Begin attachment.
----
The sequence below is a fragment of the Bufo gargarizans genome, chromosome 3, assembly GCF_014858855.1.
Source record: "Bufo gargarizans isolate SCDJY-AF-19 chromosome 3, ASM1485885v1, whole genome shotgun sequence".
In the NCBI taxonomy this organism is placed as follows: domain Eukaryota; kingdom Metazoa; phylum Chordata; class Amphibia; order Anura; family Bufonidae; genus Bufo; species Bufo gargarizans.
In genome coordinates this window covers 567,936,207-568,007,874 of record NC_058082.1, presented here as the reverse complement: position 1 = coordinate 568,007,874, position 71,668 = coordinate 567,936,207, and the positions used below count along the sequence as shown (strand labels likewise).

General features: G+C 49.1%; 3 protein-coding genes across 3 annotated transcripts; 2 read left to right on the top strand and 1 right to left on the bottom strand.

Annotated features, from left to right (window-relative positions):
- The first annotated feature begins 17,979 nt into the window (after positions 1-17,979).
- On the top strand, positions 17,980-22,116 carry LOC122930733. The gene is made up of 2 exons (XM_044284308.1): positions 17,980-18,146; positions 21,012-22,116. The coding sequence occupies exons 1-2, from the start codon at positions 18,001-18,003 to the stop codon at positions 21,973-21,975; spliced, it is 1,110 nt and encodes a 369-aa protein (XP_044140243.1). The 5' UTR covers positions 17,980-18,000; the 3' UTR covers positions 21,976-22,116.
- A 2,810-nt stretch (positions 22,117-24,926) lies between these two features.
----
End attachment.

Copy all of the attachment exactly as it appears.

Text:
The sequence below is a fragment of the Bufo gargarizans genome, chromosome 3, assembly GCF_014858855.1.
Source record: "Bufo gargarizans isolate SCDJY-AF-19 chromosome 3, ASM1485885v1, whole genome shotgun sequence".
In the NCBI taxonomy this organism is placed as follows: domain Eukaryota; kingdom Metazoa; phylum Chordata; class Amphibia; order Anura; family Bufonidae; genus Bufo; species Bufo gargarizans.
In genome coordinates this window covers 567,936,207-568,007,874 of record NC_058082.1, presented here as the reverse complement: position 1 = coordinate 568,007,874, position 71,668 = coordinate 567,936,207, and the positions used below count along the sequence as shown (strand labels likewise).

General features: G+C 49.1%; 3 protein-coding genes across 3 annotated transcripts; 2 read left to right on the top strand and 1 right to left on the bottom strand.

Annotated features, from left to right (window-relative positions):
- The first annotated feature begins 17,979 nt into the window (after positions 1-17,979).
- On the top strand, positions 17,980-22,116 carry LOC122930733. The gene is made up of 2 exons (XM_044284308.1): positions 17,980-18,146; positions 21,012-22,116. The coding sequence occupies exons 1-2, from the start codon at positions 18,001-18,003 to the stop codon at positions 21,973-21,975; spliced, it is 1,110 nt and encodes a 369-aa protein (XP_044140243.1). The 5' UTR covers positions 17,980-18,000; the 3' UTR covers positions 21,976-22,116.
- A 2,810-nt stretch (positions 22,117-24,926) lies between these two features.